09/13/09

Corea, Clarke & White

Hollywood Bowl, Los Angeles, Calif.; Sept. 2, 2009

After decades of moving ever-forward and conjuring up new bands and projects, jazz keyboard great Chick Corea has been retracting into the past of late. Last year, he revived the long-dormant, mid-’70s version of Return to Forever, the rockier and more widely popular—and critically questioned—model with guitarist Al Di Meola, bassist Stanly Clarke and drummer Lenny White. That hot-selling RTF ticket was quickly followed (and overlapped) with a long-awaited teaming-up with fellow fusion pioneer John McLaughlin, in the Five Peace Band, for a tour and an album.

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Chick Corea
By Lynn Goldsmith
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What a multi-thousand-strong audience at the Hollywood Bowl caught recently in the Bowl’s “Jazz at the Bowl” series was a time-tripping extravaganza that ran deeper into history than both of these recent revamp projects. The rambling program called, with deceptive simplicity, “Corea, Clarke & White,” found Corea going back to even earlier incarnations of the RTF machine, with notable visits from old friends.

Fittingly, Corea’s archival sampler plate of a program kicked off with “500 Miles High,” from his first, subtler 1972 Return to Forever album on ECM. Old Corea ally and ’70s fusioneer Jean-Luc Ponty showed up to dispense his silken chops on Corea’s “Armando’s Rumba” and then Ponty’s own catchy instrumental “hit,” “Renaissance.”

For many, the real star guest of this show was guitarist Bill Connors, the original player in RTF, and an intriguing instrumental voice on the themes of Corea’s “Señor Mouse” and “Space Circus.” Whereas Di Meola brings more machismo to his playing, stating his riffs with brash, declarative panache, Connors—even when playing with a distorted tone—comes from the opposite, more introspective school. He asks questions with his playing rather than stating his case with exclamation points. The ever-flexible and chameleonic virtuoso Corea can go both ways, towards introspection and hubris, but Connors’ presence here seemed to bring out the more sensitive side. They’ve got to go on meeting like this.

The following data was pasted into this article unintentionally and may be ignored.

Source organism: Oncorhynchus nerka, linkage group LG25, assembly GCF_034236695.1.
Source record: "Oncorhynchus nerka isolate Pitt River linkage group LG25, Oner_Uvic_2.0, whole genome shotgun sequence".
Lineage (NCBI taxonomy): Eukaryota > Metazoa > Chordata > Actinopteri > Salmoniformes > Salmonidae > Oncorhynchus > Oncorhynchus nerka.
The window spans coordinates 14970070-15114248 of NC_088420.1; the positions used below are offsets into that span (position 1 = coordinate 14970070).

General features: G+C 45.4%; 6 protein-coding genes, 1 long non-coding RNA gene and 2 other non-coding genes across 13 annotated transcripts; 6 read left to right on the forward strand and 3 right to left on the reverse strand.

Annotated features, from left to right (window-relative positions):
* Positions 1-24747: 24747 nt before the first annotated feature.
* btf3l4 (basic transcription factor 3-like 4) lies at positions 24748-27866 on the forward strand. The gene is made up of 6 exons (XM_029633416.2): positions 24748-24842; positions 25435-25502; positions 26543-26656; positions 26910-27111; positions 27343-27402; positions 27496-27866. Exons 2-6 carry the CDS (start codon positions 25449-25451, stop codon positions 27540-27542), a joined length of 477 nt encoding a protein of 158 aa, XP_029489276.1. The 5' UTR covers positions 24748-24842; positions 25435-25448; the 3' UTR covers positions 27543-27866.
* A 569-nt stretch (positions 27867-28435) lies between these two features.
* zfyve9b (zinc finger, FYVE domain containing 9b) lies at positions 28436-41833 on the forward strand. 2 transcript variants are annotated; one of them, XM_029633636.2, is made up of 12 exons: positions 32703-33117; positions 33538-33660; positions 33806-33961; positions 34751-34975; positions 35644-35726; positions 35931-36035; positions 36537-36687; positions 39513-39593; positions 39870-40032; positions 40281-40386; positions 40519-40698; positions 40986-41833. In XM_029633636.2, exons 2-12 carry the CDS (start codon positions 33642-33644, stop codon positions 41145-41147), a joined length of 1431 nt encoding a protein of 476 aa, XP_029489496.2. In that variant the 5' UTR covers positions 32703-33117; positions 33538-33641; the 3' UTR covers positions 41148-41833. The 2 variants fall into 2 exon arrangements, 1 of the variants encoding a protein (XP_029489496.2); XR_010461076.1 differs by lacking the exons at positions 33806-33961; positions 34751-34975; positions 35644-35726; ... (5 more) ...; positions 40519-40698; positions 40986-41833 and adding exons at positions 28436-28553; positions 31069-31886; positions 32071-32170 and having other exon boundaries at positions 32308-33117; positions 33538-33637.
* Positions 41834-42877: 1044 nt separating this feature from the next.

Chaka Khan showed up for a few songs towards the set’s end, reprising her role as a vocalist of mostly jazz-standards fare on the 1982 Echoes of an Era album, organized by Lenny White and featuring Freddie Hubbard and Joe Henderson. At the Bowl, she started out by navigating the serpentine lines of Corea’s “High Wire—The Aerialist,” faring fluidly on jazz turf.

By most casual accounts, the most tingle-inducing surprise guest of the evening was Corea-admirer Stevie Wonder, who played harmonica and sang in duet on “I Loves You, Porgy” with Khan. Wonder then returned for an obligatory encore of Corea’s “Spain,” sounding fine on keyboards and happily swapping riffs with Corea.

Oddly, the main section of the concert closed with a tune from Khan’s songbook, “Through the Fire,” diffusing the already pushed-and-pulled sense of musical identity of the evening. The song did remind us of the hearty doses of jazz vocabulary Khan has always managed to shoehorn into her R&B songbook, from Rufus onward.

If Corea’s memory lane-hugging jaunt had a smorgasbord effect, opener John Scofield’s set was all about a focused idea. The guitarist is presently in the thick of his fascinating special project with a New Orleans focus, grounded in the soulful album Piety Street (Emarcy). Scofield’s current band, featuring the multi-talented singer-pianist Jon Cleary (a Crescent City-obsessed Englishman), sounded righteously good and gospel-y in the mass outdoor sanctuary of the Hollywood Bowl.

As Scofield projects go, this one—a product of his sideline fascination with rootsy corners of American music—has little “jazz content,” per se. Cleary, bassist Roland Guerin and drummer-vocalist Shannon Powell laid down N’Awlins and gospel sounds with minimal “crossover” colorations attached. Even so, Scofield is a sneaky jazzer in whatever context we find him in, going deep down the middle while simultaneously circling around the edges with harmonic detours flavored by his jazz ethos.

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